Discrete Logarithms

May 3, 2016

The discrete logarithm problem is to compute the exponent y in the expression xyn (mod m), given x, n, and m; x and m must be relatively prime, which is usually enforced by taking the modulus m as prime. For instance, in the expression 3y ≡ 13 (mod 17), the discrete logarithm y = 4, since 34 ≡ 13 (mod 17). The discrete logarithm problem is of fundamental importance in some branches of cryptography, and bears many similarities to factoring integers. Although we have states the discrete logarithm problem using integers, in many cases some other group is used, for instance calculating discrete logarithms on an elliptic curve.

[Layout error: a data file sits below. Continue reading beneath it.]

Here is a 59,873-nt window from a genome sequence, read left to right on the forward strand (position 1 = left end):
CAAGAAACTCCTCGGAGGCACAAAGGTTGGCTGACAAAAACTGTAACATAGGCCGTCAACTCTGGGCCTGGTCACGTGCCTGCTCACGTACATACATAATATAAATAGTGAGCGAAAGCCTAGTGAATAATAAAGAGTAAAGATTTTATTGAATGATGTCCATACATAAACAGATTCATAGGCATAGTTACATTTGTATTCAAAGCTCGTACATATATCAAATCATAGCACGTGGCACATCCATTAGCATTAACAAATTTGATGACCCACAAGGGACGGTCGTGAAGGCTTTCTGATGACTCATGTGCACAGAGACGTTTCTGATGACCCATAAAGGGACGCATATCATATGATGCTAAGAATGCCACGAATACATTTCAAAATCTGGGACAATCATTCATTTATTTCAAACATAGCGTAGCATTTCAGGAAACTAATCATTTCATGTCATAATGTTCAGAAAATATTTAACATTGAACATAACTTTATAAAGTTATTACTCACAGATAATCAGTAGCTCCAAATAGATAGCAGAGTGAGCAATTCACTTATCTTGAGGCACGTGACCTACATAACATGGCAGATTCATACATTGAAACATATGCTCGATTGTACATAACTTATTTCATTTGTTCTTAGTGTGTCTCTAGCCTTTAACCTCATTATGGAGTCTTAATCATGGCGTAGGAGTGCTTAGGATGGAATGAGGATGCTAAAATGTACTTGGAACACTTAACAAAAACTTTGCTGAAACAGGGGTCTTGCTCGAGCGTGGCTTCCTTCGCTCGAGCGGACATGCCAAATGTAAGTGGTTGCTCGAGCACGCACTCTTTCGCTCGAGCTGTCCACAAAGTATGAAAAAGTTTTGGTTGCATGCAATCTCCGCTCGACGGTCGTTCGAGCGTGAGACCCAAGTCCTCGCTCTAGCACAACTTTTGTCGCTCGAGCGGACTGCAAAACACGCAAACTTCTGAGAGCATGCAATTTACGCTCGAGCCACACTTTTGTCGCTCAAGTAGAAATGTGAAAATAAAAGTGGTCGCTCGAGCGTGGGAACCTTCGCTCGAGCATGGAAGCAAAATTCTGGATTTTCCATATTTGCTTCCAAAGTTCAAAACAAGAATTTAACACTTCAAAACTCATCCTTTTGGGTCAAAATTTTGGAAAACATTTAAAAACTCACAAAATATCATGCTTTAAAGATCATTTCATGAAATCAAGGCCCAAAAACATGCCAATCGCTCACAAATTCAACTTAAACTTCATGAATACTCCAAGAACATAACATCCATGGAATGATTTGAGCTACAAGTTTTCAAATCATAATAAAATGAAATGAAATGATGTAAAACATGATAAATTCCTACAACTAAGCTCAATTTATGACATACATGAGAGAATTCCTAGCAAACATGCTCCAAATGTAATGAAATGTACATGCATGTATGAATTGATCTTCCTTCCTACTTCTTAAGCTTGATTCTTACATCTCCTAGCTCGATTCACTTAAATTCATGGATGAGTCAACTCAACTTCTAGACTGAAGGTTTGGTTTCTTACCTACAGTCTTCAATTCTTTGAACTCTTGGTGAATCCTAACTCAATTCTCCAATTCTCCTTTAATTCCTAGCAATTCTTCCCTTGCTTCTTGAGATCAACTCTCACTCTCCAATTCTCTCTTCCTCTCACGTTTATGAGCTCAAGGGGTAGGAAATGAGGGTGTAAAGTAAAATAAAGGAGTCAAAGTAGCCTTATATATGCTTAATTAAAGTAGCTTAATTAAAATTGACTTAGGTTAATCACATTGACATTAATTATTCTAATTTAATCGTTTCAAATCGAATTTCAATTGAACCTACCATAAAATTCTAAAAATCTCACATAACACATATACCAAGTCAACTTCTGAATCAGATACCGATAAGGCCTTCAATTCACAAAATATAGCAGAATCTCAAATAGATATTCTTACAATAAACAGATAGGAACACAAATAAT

The simplest algorithm for finding the discrete logarithm is simply to try each y from 0 to m; if m is prime, one of the y is certain to work. Unfortunately, this algorithm is very slow, taking time O(m). We’ll see better algorithms in future exercises; our purpose today is to introduce the concept of the discrete logarithm, and to provide a known good algorithm as a base for testing future algorithms.

Your task is to write a program that computes discrete logarithms by trying each possible value in succession until the answer is found. When you are finished, you are welcome to read or run a suggested solution, or to post your own solution or discuss the exercise in the comments below.


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